The circus has returned once more to provide more conclusive evidence that politics in Pakistan stinks worse than a putrefied carcass. The stench that pervades our political culture comes to us on a daily basis from a rostrum outside the Supreme Court, where dignified speech is tossed to the winds and conscience is trampled with impunity and shamelessness. With the likes of the ruling party’s singing quartet plus a few more additions to their nauseous chorus, the patience of Pakistan’s Apex Court is being severely tested.

If one is to take into cognisance the conversation that takes place between the Bar and the Bench during the Panama case hearings on the JIT findings, one is apt to draw wrong conclusions, since this interaction means little until the announcement of the final judgement. Panic amongst the PML-N ranks however, appears to have reached a new pitch, marked by language that no decent person can digest. Worry and concern is writ large on the face of the Prime Minister in those rare moments when his guard is down and his brother is staying on the fringes of the tumult with good reason.

When seen in retrospect, the Sharif family and their coterie of advisors got their strategy wrong from the word go and failed to wargame various scenarios that could develop as a fallout of the Panama disclosures. They also erred in assessing PTI’s capacity to doggedly pursue the issue. When the respondents finally came to terms with reality, they realised that their window of opportunity for a dignified exit had closed. If Mr Nawaz Sharif had taken a decision to resign, when this window was open and available, he could have established a higher moral ground for himself and his family members, but not so anymore. It is perhaps this realisation that has bred desperation, reflected in the ‘trashy’ rhetoric from the rostrum outside the court house.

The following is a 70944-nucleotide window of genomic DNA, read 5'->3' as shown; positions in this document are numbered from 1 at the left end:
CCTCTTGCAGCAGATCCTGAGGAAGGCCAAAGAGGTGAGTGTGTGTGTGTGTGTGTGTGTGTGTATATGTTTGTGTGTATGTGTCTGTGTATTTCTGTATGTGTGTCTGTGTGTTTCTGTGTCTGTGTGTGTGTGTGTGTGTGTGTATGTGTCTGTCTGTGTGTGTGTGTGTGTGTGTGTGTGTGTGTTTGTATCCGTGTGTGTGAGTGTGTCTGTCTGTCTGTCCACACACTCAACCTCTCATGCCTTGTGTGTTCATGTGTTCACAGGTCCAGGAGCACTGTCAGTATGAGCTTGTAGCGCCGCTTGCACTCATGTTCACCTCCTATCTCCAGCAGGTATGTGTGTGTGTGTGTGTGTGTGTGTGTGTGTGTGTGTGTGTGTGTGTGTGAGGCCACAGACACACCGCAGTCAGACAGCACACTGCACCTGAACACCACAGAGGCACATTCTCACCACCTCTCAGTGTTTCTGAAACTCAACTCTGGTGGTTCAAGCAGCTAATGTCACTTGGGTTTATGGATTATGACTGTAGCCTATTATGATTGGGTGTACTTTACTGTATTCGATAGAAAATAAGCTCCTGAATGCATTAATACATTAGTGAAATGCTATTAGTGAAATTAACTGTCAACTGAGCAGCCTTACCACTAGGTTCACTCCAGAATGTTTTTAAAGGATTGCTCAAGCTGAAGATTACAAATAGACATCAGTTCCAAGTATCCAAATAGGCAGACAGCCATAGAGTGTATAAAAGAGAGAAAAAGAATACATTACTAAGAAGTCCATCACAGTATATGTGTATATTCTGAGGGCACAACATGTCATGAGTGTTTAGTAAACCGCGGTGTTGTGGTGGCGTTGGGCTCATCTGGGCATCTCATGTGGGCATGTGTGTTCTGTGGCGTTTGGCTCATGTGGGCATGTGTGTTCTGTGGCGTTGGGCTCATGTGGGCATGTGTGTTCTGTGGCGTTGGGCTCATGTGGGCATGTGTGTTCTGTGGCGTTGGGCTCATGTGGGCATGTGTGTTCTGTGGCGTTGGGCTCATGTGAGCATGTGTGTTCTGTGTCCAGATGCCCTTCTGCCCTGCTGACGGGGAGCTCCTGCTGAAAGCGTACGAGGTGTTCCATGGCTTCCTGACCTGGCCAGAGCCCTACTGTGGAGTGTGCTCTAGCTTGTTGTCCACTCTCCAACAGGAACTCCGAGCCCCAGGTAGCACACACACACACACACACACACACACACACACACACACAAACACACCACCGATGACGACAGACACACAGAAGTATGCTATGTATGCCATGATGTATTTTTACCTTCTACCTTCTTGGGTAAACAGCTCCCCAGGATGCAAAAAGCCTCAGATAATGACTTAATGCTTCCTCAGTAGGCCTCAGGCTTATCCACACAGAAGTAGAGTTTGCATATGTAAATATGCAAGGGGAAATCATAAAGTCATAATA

As a student of human nature, I can understand the anger and vitriolic panic amongst those, who see their survival at stake. Others, who speak out from this platform are perhaps doing so out of a misplaced sense of loyalty and a genuine (but erroneous) sentiment that they would have failed their leader if they do not do so. These individuals lack the wisdom to understand that their fear is unfounded. Political parties that have their roots in public (and there is no denying the fact that PML-N falls in this category) must never commit the error of believing that their survival is dependent upon individual leaders or political dynasties – these parties survive and grow because of their ideals and adherence to commitment. This is where Pakistani politics has gone off the rails and this is the notion that we now have an opportunity to rectify.

I also find a shade of euphoria developing amongst some PTI circles, who say that with the Pakistan People’s Party joining the anti-Sharif movement they can see the writing on the wall – a writing that bodes no good for PML-N leadership. In my opinion, this euphoria is not only premature, but a little naïve for PPP is playing its hand with remarkable cunning, leaving discreet options open. One indication of this is Mr Khurshid Shah’s recent statement to the effect that while they are supportive of the PM’s resignation, they want his party to complete its five year term. Regretfully enough, Imran Khan has continued to display a lack of political ‘sagacity’, which in real terms could be referred to as ‘political Machiavellian thought’. It is here that his simplistic (almost black and white) approach to political peering and decision making, takes its toll.

Nonetheless, all eyes are now on the outcome of the Panama case, which is much larger in implication than many can even imagine. This verdict will affect future generations and determine whether we can remain viable in the eyes of the world. On a more emotive note, this will determine the road that we are destined to take, in order that we may realise our founding father’s vision.

The writer is a freelance columnist.